Epics, Features and Sprints – Oh My! The prioritisation process at the Department of Human Services
The nomenclature around SAFe® and other agile processes can look complicated and seem overwhelming. However, the SAFe® process followed at the Department of Human Services’ Business Transformation Branch is nothing short of a well-oiled machine using rigorous agile procedures.
Every 12 weeks, the Business Transformation Branch follows the below procedure to collate, analyse, advocate, prioritise, build and release features (i.e. improvements) that make claims processes easier for their staff and for their customers.
This impressive process ensures that all stakeholders are engaged, work is prioritised appropriately, and features are built and achieved within agreed time frames. Effective and efficient, this process has delivered tremendous results for DHS’s client community.
The process is as follows:
- Features are identified and placed into a new or pre-existing Epic (a larger work objective or piece of work)
- Features are placed on A3 page
- Teams gather to discuss each feature (and questions are asked – How much effort is it? What would the design potentially be? What are the business issues? Who are the stakeholders we need to engage in order to deliver this?)
- Brainstorm is conducted
- External workshop is hosted with stakeholders (builds a case as to what is worked on in the upcoming sprint and why)
- “Feature Fair” conducted with a variety of staff to gain additional insights and perspectives – like a roadshow
- Cost of Delay process undertaken (go through a voting process, where a range of senior executives representing different areas of the business get to vote on each feature with a deck of cards they are given. They will weight each feature through lenses: the business value, the time criticality (how crucial it is for this feature to be completed quickly), the opportunity enablement, and the risk reduction.)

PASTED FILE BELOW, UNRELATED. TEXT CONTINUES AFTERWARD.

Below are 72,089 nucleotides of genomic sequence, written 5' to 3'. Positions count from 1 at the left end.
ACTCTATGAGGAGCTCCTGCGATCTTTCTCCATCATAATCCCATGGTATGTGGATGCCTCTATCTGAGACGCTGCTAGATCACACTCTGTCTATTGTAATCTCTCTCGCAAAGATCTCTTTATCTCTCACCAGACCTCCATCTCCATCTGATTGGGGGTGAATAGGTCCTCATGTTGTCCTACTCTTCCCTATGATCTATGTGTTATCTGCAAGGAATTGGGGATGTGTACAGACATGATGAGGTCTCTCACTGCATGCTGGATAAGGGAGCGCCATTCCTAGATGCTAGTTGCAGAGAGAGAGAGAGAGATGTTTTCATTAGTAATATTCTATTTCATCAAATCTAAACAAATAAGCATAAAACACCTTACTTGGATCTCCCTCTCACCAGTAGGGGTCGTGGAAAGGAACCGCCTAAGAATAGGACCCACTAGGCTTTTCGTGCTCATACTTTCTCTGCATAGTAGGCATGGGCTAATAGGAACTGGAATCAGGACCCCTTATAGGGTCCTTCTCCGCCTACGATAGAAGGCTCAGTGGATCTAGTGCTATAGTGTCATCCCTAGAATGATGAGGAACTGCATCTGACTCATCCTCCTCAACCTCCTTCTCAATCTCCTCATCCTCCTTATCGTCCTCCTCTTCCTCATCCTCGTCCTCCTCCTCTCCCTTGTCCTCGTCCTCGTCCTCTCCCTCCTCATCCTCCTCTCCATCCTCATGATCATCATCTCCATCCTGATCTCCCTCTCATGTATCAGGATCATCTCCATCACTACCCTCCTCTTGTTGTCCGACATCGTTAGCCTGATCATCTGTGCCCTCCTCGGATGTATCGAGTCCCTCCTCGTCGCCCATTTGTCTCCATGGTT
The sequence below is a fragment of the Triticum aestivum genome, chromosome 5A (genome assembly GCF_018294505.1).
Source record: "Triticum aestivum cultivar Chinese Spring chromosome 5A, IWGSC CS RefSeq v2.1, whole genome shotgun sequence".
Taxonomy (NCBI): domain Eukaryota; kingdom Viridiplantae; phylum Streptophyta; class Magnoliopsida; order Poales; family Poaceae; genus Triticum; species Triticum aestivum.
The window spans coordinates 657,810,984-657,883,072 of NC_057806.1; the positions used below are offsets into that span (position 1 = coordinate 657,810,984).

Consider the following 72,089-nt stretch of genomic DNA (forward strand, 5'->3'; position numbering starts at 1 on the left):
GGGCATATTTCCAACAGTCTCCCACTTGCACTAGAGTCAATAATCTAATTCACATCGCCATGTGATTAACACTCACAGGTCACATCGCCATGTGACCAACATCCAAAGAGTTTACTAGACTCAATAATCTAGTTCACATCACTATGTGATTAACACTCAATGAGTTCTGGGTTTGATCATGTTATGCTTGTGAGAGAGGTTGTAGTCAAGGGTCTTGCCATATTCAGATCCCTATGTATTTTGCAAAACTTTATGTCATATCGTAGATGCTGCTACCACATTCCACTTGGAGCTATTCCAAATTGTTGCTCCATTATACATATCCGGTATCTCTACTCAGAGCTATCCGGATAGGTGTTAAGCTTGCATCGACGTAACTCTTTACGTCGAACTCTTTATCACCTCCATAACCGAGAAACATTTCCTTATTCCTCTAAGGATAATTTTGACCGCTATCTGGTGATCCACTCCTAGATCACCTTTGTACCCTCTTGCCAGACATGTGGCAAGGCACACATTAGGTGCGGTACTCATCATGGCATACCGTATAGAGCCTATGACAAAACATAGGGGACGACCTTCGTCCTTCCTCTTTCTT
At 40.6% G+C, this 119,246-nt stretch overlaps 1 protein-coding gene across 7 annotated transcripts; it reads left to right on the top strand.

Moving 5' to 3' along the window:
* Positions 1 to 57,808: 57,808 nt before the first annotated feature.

- List of features are prioritised based on Cost of Delay
- Final review or “sensible trousers” – is this what we expected? Are there any obvious gaps or do we need to tweak the order?
- Features are allocated to teams (while they are still working on their previous/current increment feature)
- Teams then undertake their own discovery process (prior to the increment commencing)
- Program Increment Planning day is hosted (two day event)
- During the two day event, teams break their features down into two week sprints within the 12 week program increment by representing their feature as a series of stories framed from the user’s perspective.
- Throughout the day, teams continually highlight and refine the issues and risks facing their delivery. The teams escalate the items they can’t resolve themselves to the Management group.
- In the evening, a core Management group stays behind to discuss the issues and risks escalated by the teams. This group stays on into the night until the items which require an immediate response have been resolved, owned, accepted or mitigated. These outcomes are played back to the teams in the morning to enable more refined planning on Day 2.
- At the end of Day 2, the teams present their plan to the broader stakeholder group, including Management.
- Confidence vote occurs – teams present to the rest of the organisation to ‘pitch’ their feature and its development and the broader team votes on their confidence of the feature being developed to plan.
- Teams return to execute the plan – including analysis and design
- Features are built (daily stand ups, scrum master meetings and team meetings occur according to team social contracts)
- Features are tested
- Features are released and sent to BAU
Keen to see this process visually? Check out a great visual of this process here.